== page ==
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A fond farewell to a true Vegas raconteur

For just a second, it was just like old times.

In the front room of the Havana Cigar Co., a small group of us were arguing politics, predicting the outcome of future races and solving the world’s problems as tendrils of steel-colored smoke rose toward the ceiling and dark wine swirled in glasses. From the back room, where the bar is located, the telltale sounds of karaoke burst forth. Everybody was laughing, telling stories, recalling jokes. Everybody was having a great time.

But it wasn’t just like old times. In fact, it won’t ever really be.

We were there to celebrate the life of Johnny Devito, who with his wife Eileen founded the cigar bar on Paradise Road that was a place to meet friends, celebrate milestones and mourn losses. Only this loss will be felt forever: Johnny Devito died of cancer complications on Thanksgiving Day. He was 65.

No one who met the man we all called Johnny will ever forget him. A real-life raconteur in a town full of posers, he was as comfortable in a room full of big political donors as he was in the back of his cigar bar, trading jokes and gossip with friends. Johnny hosted dozens of political fundraisers at his place over the years, for Democrats and Republicans alike. Political consultants and party activists were regular customers, along with cops, cowboys and even a journalist or two.

One of the great things about Johnny’s place is that you never knew who you’d run into on any given day — Rudy Giuliani, Tom Selleck, former Mayor Oscar Goodman, or maybe just a guy who wanted to be on the City Council someday. Everybody was welcome.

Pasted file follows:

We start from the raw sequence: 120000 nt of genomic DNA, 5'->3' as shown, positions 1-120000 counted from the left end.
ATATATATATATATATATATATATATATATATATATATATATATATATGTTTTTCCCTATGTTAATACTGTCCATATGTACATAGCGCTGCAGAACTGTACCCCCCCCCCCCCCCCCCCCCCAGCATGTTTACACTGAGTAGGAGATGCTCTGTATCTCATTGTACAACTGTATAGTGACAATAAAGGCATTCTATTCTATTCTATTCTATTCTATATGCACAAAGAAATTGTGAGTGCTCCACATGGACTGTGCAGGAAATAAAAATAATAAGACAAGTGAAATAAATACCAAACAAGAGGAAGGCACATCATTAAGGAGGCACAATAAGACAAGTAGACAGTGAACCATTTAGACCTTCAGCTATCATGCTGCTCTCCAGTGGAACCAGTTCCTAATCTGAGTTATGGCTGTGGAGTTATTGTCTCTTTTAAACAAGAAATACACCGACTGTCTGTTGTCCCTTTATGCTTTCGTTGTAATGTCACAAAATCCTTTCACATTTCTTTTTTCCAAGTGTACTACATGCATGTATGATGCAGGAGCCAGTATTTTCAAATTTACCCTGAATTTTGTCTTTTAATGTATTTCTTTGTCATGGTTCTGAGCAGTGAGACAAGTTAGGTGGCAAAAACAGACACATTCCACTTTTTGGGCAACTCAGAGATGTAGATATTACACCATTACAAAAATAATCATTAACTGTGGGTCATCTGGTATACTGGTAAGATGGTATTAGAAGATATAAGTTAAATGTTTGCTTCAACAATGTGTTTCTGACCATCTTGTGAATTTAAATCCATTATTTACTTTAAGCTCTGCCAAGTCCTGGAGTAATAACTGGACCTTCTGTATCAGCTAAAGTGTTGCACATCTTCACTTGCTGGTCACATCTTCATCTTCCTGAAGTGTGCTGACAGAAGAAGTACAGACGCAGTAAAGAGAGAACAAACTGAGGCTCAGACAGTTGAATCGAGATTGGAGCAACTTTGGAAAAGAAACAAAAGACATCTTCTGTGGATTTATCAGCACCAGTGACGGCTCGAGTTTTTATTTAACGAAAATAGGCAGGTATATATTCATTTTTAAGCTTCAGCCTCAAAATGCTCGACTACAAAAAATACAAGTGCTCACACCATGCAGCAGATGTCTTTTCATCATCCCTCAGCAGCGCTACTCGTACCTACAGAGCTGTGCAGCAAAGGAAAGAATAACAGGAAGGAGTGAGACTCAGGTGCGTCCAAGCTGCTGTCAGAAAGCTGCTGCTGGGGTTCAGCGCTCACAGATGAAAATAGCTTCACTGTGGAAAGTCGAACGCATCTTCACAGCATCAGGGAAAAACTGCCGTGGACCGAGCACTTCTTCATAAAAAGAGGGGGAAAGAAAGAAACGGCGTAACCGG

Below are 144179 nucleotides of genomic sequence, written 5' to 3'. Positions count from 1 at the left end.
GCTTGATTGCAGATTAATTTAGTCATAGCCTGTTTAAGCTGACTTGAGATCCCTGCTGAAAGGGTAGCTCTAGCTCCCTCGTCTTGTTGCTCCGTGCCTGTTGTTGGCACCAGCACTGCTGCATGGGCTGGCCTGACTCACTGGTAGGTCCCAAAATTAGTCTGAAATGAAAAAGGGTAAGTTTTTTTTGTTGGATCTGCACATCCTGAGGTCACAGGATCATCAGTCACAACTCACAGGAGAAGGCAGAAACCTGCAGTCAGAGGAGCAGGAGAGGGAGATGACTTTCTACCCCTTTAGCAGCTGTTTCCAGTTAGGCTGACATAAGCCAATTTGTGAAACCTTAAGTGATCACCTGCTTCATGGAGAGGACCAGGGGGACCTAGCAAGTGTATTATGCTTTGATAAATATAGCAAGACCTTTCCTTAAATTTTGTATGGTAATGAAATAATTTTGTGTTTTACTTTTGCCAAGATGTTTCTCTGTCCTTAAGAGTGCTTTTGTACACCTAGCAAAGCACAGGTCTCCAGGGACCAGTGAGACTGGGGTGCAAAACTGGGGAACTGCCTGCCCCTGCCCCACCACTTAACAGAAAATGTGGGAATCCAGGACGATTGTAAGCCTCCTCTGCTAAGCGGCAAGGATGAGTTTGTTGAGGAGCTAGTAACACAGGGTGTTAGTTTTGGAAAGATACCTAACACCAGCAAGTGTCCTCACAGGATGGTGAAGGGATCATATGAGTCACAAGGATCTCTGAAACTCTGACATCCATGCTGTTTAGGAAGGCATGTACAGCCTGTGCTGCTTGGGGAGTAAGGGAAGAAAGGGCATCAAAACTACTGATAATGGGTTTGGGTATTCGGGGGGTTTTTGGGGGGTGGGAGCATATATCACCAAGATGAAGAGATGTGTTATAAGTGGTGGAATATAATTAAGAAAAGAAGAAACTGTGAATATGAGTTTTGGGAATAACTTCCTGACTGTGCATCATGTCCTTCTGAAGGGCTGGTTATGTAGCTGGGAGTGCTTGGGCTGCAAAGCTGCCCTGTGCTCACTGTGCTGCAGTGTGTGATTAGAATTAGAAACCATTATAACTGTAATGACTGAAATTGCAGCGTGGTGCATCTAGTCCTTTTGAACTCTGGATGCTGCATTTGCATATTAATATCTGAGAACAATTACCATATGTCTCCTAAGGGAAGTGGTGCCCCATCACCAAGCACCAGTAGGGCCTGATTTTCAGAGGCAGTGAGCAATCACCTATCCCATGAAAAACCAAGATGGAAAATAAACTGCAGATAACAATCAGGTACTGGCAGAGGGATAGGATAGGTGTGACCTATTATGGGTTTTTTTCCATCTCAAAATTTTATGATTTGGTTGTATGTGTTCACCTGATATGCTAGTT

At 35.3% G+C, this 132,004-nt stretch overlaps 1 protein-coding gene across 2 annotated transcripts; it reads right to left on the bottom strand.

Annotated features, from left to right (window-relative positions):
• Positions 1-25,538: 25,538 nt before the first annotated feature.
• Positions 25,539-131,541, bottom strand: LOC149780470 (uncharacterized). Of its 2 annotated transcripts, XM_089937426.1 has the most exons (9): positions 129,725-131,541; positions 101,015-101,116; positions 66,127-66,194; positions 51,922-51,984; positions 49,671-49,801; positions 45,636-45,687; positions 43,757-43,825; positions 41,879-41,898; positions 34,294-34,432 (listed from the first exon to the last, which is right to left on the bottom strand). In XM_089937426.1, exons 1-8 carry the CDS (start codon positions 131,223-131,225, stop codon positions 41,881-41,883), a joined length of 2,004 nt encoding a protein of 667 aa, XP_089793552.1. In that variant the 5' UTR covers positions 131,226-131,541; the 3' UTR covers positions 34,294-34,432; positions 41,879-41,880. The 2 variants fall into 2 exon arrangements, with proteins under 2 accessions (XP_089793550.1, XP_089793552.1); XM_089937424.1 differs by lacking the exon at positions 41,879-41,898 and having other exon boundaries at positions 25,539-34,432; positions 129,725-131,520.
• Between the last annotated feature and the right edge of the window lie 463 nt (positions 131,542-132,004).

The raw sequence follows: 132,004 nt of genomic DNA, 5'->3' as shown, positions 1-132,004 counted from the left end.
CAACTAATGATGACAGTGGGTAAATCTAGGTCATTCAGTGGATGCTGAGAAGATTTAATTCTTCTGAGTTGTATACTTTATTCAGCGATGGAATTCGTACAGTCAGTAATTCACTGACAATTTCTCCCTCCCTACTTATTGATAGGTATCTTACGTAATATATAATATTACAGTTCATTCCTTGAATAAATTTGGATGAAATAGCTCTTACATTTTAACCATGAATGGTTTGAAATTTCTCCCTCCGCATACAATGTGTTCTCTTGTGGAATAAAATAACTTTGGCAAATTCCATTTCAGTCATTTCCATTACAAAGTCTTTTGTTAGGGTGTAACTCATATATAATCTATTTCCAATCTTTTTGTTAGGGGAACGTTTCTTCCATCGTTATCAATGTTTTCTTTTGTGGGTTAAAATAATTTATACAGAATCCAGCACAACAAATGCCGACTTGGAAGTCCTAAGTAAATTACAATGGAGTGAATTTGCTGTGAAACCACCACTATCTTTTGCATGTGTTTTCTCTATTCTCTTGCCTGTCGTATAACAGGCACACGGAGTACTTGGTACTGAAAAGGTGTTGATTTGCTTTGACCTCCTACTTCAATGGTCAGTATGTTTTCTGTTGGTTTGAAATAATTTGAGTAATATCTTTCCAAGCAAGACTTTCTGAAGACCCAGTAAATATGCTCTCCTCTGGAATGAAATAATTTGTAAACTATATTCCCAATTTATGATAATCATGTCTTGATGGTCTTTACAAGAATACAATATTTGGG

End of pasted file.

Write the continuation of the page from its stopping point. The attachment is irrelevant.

Johnny and Eileen were a constant presence at their establishment, greeting customers like old friends. One of his best friends — attorney turned NV Energy executive Tony Sanchez — summed it up like this in his eulogy: “Johnny Devito took a little bit of this town, but he gave a lot more to this town. … He provided the warmth and smiles to four walls in a strip mall and made a home away from home for us all.”

It just won’t be the same now, without the man who’d tell you a joke you’d probably heard before, laughing as heartily the 100th time as the first. Johnny was generous to a fault, always ready with a good story. His laugh was infectious, his smile impossible not to return, his faux-disdain for “crook lawyer politicians” — key parts of his clientele! — always on display.

We all loved Johnny, and we were all shaken when he was first diagnosed with cancer. But in true fighting spirit — he was a former Marine, after all — he came back strong, showing off a balding pate like a battle scar. At a fundraiser months ago to defray medical expenses, he mingled with guests, smoking and drinking as usual, as if to say, “What’s the worst that could happen? I could get cancer?” That was Johnny.

It seemed like he was going to live forever, but of course, no one does. After a funeral Mass, as he was laid to rest at Davis Memorial Park on busy Eastern Avenue, his priest, Rev. Max Olivia, said simply, “Go in peace. Johnny is with Jesus.” It’s a sure bet that Jesus and plenty of other others are laughing with Johnny, too.

For the rest of us, life will go on without our friend. There will be more nights at Havana, arguing politics, telling jokes, drinking wine and smoking those great cigars. Nights like the one this week, where, just for a moment, you’d forget it was a sad occasion that brought so many regular customers back to Havana. You could almost feel Johnny there, right in the thick of it, instigating, opining, joking. It was the kind of night, the kind of celebration, that he’d have loved.

Farewell to everybody’s friend, Johnny Devito. We’ll never forget him.

Steve Sebelius is a political columnist and author of the blog SlashPolitics.com. Follow him on Twitter (@SteveSebelius) or reach him at 702-387-5276 or ssebelius@reviewjournal.com.

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